The fentanyl found in the streets is primarily manufactured in foreign clandestine labs and smuggled into the U.S. through Mexico. The drug is being sold across the country in the illegal drug market. Fentanyl is found in most drugs nowadays. It is being mixed in with several illicit drugs to increase the potency. This deadly drug can be found as powders, nasal sprays, and legitimate prescription pills, and these counterfeit drugs often contain lethal doses of fentanyl. Additionally, because of the drug’s potency and low cost, dealers have been mixing fentanyl with several drugs, including non-opioids.

A dose of as little as two milligrams of fentanyl can be lethal depending on a person’s size and tolerance. In addition, DEA is finding counterfeit pills ranging from .02 to 5.1 milligrams; this means drugs sold in the street might contain twice the lethal dose of fentanyl per pill. In other words, a kilogram of fentanyl has the potential to kill 500,000 people.

Solving the Fentanyl Crisis

In recent years, fentanyl and its derivatives have been the primary cause of countless overdose deaths. But, unfortunately, because of the strength of the drugs sold in the streets, there is no safe amount to use. A deadly dose of fentanyl looks like five to seven grains of salt. While the risk of overdose is highest among those who inject the drug, those who snort, smoke, and ingesting can also be fatal.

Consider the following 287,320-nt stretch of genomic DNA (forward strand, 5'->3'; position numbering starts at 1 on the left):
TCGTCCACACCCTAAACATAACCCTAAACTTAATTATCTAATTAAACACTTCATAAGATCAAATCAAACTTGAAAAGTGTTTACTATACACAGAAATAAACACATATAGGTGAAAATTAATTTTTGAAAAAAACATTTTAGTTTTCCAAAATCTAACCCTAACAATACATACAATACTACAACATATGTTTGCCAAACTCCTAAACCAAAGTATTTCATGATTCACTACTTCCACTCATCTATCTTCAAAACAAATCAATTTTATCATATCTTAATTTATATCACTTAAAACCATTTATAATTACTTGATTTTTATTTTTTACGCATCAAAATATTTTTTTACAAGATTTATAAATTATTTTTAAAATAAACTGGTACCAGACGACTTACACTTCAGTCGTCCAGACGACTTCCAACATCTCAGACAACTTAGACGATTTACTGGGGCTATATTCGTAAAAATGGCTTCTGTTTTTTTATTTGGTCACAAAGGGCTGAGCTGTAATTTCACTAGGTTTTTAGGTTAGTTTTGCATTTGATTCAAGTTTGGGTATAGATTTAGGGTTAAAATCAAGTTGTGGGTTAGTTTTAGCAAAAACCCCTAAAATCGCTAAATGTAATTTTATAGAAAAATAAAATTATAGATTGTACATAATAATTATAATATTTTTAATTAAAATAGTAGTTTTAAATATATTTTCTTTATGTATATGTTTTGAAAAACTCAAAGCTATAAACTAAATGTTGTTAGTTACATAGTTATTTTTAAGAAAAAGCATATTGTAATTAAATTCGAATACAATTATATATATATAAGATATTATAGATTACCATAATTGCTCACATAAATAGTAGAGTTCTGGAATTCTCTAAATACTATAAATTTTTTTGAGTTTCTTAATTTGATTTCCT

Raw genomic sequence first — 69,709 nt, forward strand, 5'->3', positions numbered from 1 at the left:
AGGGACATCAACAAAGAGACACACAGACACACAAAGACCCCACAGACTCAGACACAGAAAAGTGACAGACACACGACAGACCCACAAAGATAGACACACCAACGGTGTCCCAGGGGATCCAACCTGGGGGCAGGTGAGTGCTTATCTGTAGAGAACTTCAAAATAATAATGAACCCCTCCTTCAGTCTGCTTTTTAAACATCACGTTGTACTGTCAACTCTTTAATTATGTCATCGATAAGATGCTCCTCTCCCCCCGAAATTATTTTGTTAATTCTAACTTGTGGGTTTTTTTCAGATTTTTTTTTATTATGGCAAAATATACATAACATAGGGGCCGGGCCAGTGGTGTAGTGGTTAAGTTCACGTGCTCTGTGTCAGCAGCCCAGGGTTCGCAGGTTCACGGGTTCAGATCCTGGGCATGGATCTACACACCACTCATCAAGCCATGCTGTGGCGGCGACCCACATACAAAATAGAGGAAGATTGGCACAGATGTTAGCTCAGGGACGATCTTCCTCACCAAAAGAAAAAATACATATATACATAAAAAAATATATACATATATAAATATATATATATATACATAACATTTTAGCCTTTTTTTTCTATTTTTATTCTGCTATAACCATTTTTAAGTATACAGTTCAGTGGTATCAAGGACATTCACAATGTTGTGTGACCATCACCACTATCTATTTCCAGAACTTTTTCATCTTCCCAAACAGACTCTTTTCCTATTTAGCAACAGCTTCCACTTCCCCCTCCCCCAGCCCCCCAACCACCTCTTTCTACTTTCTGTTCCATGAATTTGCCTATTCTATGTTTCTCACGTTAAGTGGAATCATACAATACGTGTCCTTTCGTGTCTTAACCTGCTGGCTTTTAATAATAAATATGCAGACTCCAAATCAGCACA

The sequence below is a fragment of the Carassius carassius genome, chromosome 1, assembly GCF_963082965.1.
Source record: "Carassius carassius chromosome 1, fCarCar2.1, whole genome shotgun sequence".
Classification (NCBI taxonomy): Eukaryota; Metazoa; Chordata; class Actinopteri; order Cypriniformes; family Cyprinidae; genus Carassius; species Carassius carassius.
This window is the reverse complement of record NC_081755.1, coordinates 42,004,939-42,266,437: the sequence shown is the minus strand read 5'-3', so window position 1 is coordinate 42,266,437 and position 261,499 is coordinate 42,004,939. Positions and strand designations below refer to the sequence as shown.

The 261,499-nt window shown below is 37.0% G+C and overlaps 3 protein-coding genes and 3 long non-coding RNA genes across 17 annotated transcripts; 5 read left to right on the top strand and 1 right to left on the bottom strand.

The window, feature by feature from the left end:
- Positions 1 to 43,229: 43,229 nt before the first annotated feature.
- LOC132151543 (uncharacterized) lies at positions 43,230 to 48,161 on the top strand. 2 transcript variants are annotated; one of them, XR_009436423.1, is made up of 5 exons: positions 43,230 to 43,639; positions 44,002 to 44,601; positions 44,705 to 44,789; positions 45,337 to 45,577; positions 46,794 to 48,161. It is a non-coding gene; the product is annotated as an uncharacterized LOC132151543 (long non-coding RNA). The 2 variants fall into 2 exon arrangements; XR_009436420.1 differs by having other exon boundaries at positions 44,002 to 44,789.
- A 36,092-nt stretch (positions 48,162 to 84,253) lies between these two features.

Some of the most common overdoses symptoms:  

  • Intense tiredness or sleepiness
  • Feeling dizziness or faintness
  • Trouble breathing
  • Difficulty walking, talking, or thinking
  • Confusion
  • Low blood pressure
  • Blue-colored lips and fingernails
  • Slow heart rate
  • Pinpoint pupils

In addition to the above, fentanyl may cause other severe symptoms that could warrant medical attention. If you suspect someone is presently experiencing an overdose, please call 911 immediately. Do NOT WAIT to seek help.

Fentanyl Risks

In 2020 the DEA reported that 26% of pills tested for fentanyl contained a lethal dose. These numbers show that every time you use any street drugs containing fentanyl, there is s one in four chance you might overdose. Even when you know that the drug you are buying contains fentanyl, you have no way of knowing if it’s a lethal dose.